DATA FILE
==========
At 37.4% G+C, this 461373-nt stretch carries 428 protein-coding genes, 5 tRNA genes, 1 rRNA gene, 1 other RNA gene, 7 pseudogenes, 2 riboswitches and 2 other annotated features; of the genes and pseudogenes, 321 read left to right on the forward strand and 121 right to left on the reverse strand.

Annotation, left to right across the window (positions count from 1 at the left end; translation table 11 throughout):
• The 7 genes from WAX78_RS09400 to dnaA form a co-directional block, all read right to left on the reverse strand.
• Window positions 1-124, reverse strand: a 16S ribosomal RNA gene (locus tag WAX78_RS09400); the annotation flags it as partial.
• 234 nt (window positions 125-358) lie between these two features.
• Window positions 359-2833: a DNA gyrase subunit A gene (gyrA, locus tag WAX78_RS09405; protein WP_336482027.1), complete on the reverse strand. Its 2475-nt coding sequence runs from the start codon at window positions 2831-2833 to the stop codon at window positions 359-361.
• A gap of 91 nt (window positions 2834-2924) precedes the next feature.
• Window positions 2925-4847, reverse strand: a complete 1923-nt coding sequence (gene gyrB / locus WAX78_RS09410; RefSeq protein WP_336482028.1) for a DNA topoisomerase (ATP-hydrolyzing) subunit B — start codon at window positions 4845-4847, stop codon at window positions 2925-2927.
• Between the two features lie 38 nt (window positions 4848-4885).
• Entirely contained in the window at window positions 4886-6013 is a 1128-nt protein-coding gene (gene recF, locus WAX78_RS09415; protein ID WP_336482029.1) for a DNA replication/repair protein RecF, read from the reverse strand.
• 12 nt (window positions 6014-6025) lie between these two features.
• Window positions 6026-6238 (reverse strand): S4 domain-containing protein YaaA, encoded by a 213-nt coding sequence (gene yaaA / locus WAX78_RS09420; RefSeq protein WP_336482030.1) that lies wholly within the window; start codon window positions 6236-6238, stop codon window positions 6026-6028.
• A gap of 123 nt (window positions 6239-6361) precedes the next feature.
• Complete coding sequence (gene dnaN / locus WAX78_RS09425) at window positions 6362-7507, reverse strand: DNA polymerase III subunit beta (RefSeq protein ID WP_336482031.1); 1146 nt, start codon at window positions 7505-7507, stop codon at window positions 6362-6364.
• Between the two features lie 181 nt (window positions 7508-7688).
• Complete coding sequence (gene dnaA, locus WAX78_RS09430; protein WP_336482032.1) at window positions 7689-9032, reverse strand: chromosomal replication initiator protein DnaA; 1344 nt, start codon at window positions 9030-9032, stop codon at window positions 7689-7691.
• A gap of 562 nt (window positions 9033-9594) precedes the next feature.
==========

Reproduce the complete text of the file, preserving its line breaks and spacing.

At 37.4% G+C, this 461373-nt stretch carries 428 protein-coding genes, 5 tRNA genes, 1 rRNA gene, 1 other RNA gene, 7 pseudogenes, 2 riboswitches and 2 other annotated features; of the genes and pseudogenes, 321 read left to right on the forward strand and 121 right to left on the reverse strand.

Annotation, left to right across the window (positions count from 1 at the left end; translation table 11 throughout):
• The 7 genes from WAX78_RS09400 to dnaA form a co-directional block, all read right to left on the reverse strand.
• Window positions 1-124, reverse strand: a 16S ribosomal RNA gene (locus tag WAX78_RS09400); the annotation flags it as partial.
• 234 nt (window positions 125-358) lie between these two features.
• Window positions 359-2833: a DNA gyrase subunit A gene (gyrA, locus tag WAX78_RS09405; protein WP_336482027.1), complete on the reverse strand. Its 2475-nt coding sequence runs from the start codon at window positions 2831-2833 to the stop codon at window positions 359-361.
• A gap of 91 nt (window positions 2834-2924) precedes the next feature.
• Window positions 2925-4847, reverse strand: a complete 1923-nt coding sequence (gene gyrB / locus WAX78_RS09410; RefSeq protein WP_336482028.1) for a DNA topoisomerase (ATP-hydrolyzing) subunit B — start codon at window positions 4845-4847, stop codon at window positions 2925-2927.
• Between the two features lie 38 nt (window positions 4848-4885).
• Entirely contained in the window at window positions 4886-6013 is a 1128-nt protein-coding gene (gene recF, locus WAX78_RS09415; protein ID WP_336482029.1) for a DNA replication/repair protein RecF, read from the reverse strand.
• 12 nt (window positions 6014-6025) lie between these two features.
• Window positions 6026-6238 (reverse strand): S4 domain-containing protein YaaA, encoded by a 213-nt coding sequence (gene yaaA / locus WAX78_RS09420; RefSeq protein WP_336482030.1) that lies wholly within the window; start codon window positions 6236-6238, stop codon window positions 6026-6028.
• A gap of 123 nt (window positions 6239-6361) precedes the next feature.
• Complete coding sequence (gene dnaN / locus WAX78_RS09425) at window positions 6362-7507, reverse strand: DNA polymerase III subunit beta (RefSeq protein ID WP_336482031.1); 1146 nt, start codon at window positions 7505-7507, stop codon at window positions 6362-6364.
• Between the two features lie 181 nt (window positions 7508-7688).
• Complete coding sequence (gene dnaA, locus WAX78_RS09430; protein WP_336482032.1) at window positions 7689-9032, reverse strand: chromosomal replication initiator protein DnaA; 1344 nt, start codon at window positions 9030-9032, stop codon at window positions 7689-7691.
• A gap of 562 nt (window positions 9033-9594) precedes the next feature.